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Injury and Mortality to Fish Passing Through Pumping Stations

[+] Author Affiliations
Bart van Esch

Eindhoven University of Technology, Eindhoven, The Netherlands

Paper No. AJK2011-06015, pp. 69-78; 10 pages
doi:10.1115/AJK2011-06015
From:
  • ASME-JSME-KSME 2011 Joint Fluids Engineering Conference
  • ASME-JSME-KSME 2011 Joint Fluids Engineering Conference: Volume 1, Symposia – Parts A, B, C, and D
  • Hamamatsu, Japan, July 24–29, 2011
  • Conference Sponsors: Fluids Engineering Division
  • ISBN: 978-0-7918-4440-3
  • Copyright © 2011 by ASME

abstract

An unwanted side effect of pumping stations is that fish suffer from injury and mortality when passing through the pumps and that fish migration is hampered. In recent years, the development of so-called “fish-friendly pumping stations” is becoming a hot topic among European governmental institutions and pump manufacturers. In the Netherlands, many field studies have been conducted over the last decade, to assess the chances of survival for fish passing through pumps. However, a clear correlation between observed injury or mortality and (for example) flow rate, shaft speed or pump type could not be established. This paper presents a new analysis of the above mentioned field studies. It makes use of American studies on the biological criteria for fish injury, the most important of which are pressure changes, shear forces, and mechanical injury. A blade strike model was adapted to fish passing through centrifugal pumps of radial, mixed-flow, and axial type. It reveals the relation between fish injury and the type of pump, its size, shaft speed, and pressure head. The results correlate well with experiments. The flow through a typical mixed-flow pump is calculated using CFD. The results show that pressure fluctuations and shear forces are not likely to add to fish mortality. The paper concludes with guidelines for the design and selection of “fish-friendly pumps” in pumping stations.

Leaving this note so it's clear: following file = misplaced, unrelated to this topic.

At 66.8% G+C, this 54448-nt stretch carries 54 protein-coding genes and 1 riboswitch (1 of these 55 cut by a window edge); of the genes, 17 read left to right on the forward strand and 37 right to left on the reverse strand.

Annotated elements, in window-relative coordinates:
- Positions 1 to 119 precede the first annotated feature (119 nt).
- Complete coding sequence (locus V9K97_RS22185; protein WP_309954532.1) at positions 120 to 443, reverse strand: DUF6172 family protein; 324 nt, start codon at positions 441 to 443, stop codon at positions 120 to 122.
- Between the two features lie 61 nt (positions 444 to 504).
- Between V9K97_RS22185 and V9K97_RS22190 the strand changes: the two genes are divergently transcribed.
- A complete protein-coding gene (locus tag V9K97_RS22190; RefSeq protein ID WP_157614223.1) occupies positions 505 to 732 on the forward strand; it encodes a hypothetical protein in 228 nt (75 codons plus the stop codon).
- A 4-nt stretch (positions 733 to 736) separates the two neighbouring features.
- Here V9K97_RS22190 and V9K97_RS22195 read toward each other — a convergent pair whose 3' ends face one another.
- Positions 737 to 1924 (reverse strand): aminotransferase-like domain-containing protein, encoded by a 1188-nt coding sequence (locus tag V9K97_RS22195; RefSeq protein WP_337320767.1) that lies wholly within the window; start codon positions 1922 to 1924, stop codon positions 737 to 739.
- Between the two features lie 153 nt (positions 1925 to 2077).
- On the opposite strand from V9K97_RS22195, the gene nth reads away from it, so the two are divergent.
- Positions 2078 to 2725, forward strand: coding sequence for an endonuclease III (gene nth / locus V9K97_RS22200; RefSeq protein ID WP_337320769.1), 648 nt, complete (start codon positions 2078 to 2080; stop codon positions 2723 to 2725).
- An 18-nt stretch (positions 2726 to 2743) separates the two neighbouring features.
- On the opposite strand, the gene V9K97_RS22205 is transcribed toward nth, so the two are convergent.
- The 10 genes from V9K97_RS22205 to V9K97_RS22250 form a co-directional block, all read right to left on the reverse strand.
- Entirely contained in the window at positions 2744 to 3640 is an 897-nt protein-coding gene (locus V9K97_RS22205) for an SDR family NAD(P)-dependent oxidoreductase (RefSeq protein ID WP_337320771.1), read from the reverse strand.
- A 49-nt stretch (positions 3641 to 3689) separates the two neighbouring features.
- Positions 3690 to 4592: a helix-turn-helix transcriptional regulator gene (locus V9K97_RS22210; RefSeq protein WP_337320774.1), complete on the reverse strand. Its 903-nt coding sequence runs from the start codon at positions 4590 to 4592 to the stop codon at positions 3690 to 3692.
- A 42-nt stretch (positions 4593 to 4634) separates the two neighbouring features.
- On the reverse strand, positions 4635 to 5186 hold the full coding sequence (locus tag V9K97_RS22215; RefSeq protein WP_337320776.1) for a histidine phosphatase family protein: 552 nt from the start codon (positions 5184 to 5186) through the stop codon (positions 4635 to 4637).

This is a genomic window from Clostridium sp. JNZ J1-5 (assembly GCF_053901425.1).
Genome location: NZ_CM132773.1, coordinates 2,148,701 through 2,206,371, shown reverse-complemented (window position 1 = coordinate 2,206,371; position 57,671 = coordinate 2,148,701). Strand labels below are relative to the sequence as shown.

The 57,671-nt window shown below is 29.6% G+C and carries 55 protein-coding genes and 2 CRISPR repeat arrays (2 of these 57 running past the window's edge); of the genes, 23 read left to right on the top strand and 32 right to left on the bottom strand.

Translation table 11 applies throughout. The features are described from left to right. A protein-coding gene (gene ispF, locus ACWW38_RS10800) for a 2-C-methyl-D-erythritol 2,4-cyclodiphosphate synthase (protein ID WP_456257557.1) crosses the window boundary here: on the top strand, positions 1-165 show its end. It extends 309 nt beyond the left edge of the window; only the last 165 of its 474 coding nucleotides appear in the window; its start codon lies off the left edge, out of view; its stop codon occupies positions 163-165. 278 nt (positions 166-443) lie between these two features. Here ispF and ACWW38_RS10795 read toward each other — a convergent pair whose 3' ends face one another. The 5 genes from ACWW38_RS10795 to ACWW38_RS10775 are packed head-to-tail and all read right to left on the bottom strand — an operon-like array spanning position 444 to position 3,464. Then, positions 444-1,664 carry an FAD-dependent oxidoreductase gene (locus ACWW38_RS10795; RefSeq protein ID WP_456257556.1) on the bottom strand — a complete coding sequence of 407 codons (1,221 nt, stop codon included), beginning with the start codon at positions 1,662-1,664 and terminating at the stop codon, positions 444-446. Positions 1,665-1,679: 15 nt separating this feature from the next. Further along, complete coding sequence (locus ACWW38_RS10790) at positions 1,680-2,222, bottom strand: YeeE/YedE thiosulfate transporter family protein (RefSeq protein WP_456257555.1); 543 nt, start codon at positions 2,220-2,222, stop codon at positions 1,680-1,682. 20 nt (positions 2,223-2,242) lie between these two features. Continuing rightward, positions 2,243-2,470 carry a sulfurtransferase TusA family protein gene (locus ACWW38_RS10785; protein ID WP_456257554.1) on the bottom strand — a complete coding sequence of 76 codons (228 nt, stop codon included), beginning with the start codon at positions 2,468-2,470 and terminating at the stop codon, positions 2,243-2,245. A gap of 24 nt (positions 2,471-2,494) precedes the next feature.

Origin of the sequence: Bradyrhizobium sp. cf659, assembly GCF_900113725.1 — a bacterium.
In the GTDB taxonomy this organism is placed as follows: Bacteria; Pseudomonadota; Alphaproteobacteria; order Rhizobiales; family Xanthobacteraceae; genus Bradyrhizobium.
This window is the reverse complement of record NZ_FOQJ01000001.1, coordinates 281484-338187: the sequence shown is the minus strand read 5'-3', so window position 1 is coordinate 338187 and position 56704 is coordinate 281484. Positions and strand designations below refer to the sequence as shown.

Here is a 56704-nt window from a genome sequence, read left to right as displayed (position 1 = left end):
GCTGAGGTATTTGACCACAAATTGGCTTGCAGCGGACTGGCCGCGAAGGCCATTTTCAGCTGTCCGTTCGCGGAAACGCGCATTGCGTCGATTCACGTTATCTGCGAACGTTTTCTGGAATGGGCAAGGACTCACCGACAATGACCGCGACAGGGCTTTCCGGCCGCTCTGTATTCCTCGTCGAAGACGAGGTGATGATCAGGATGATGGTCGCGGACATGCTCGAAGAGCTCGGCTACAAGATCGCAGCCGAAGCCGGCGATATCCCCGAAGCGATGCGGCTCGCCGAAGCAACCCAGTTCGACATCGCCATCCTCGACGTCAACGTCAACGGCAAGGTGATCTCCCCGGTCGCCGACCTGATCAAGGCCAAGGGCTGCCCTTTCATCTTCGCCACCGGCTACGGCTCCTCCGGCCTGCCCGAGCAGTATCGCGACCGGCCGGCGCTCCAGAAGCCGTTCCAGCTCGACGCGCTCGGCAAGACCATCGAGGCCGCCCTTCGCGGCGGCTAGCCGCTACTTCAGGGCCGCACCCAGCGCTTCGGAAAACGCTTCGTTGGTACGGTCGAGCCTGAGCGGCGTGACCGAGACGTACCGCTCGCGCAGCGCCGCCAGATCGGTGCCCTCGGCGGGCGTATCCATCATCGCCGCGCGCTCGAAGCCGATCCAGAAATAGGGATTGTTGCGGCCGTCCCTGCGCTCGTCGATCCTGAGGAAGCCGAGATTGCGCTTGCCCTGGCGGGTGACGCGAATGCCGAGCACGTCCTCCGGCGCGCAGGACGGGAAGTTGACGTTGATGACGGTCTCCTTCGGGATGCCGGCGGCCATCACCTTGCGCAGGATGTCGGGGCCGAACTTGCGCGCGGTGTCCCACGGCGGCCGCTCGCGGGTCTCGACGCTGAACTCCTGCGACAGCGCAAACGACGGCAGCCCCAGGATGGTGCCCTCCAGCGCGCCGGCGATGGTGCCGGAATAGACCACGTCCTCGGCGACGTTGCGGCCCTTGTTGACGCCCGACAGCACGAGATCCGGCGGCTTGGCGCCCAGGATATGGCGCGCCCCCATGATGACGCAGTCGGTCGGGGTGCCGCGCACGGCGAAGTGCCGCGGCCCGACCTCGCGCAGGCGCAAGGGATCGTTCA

Copyright © 2011 by ASME

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